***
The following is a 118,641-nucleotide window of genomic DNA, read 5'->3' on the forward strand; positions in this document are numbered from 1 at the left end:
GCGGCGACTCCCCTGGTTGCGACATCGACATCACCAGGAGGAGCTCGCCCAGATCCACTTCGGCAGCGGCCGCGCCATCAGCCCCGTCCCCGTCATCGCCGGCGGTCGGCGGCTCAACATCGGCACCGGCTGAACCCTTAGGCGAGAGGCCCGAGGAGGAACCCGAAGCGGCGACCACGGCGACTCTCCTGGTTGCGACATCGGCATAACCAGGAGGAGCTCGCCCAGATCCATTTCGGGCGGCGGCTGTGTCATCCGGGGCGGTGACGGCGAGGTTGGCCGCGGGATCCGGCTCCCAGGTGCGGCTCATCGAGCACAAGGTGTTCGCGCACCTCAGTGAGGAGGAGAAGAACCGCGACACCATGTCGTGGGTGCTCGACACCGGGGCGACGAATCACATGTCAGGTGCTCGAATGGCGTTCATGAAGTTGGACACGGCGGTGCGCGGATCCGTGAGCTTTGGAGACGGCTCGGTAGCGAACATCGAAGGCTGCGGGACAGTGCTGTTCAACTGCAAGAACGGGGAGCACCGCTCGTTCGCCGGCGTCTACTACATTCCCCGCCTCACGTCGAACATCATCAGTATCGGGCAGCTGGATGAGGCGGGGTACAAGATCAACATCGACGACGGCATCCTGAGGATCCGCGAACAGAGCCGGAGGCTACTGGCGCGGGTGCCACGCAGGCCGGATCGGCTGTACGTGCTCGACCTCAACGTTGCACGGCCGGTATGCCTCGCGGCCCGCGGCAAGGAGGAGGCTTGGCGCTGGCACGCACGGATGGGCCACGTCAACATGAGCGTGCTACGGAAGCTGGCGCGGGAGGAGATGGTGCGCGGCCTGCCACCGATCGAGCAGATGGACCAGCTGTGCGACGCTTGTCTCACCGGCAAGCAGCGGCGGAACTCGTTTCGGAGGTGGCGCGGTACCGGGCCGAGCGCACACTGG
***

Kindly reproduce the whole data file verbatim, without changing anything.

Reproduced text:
The following is a 118,641-nucleotide window of genomic DNA, read 5'->3' on the forward strand; positions in this document are numbered from 1 at the left end:
GCGGCGACTCCCCTGGTTGCGACATCGACATCACCAGGAGGAGCTCGCCCAGATCCACTTCGGCAGCGGCCGCGCCATCAGCCCCGTCCCCGTCATCGCCGGCGGTCGGCGGCTCAACATCGGCACCGGCTGAACCCTTAGGCGAGAGGCCCGAGGAGGAACCCGAAGCGGCGACCACGGCGACTCTCCTGGTTGCGACATCGGCATAACCAGGAGGAGCTCGCCCAGATCCATTTCGGGCGGCGGCTGTGTCATCCGGGGCGGTGACGGCGAGGTTGGCCGCGGGATCCGGCTCCCAGGTGCGGCTCATCGAGCACAAGGTGTTCGCGCACCTCAGTGAGGAGGAGAAGAACCGCGACACCATGTCGTGGGTGCTCGACACCGGGGCGACGAATCACATGTCAGGTGCTCGAATGGCGTTCATGAAGTTGGACACGGCGGTGCGCGGATCCGTGAGCTTTGGAGACGGCTCGGTAGCGAACATCGAAGGCTGCGGGACAGTGCTGTTCAACTGCAAGAACGGGGAGCACCGCTCGTTCGCCGGCGTCTACTACATTCCCCGCCTCACGTCGAACATCATCAGTATCGGGCAGCTGGATGAGGCGGGGTACAAGATCAACATCGACGACGGCATCCTGAGGATCCGCGAACAGAGCCGGAGGCTACTGGCGCGGGTGCCACGCAGGCCGGATCGGCTGTACGTGCTCGACCTCAACGTTGCACGGCCGGTATGCCTCGCGGCCCGCGGCAAGGAGGAGGCTTGGCGCTGGCACGCACGGATGGGCCACGTCAACATGAGCGTGCTACGGAAGCTGGCGCGGGAGGAGATGGTGCGCGGCCTGCCACCGATCGAGCAGATGGACCAGCTGTGCGACGCTTGTCTCACCGGCAAGCAGCGGCGGAACTCGTTTCGGAGGTGGCGCGGTACCGGGCCGAGCGCACACTGG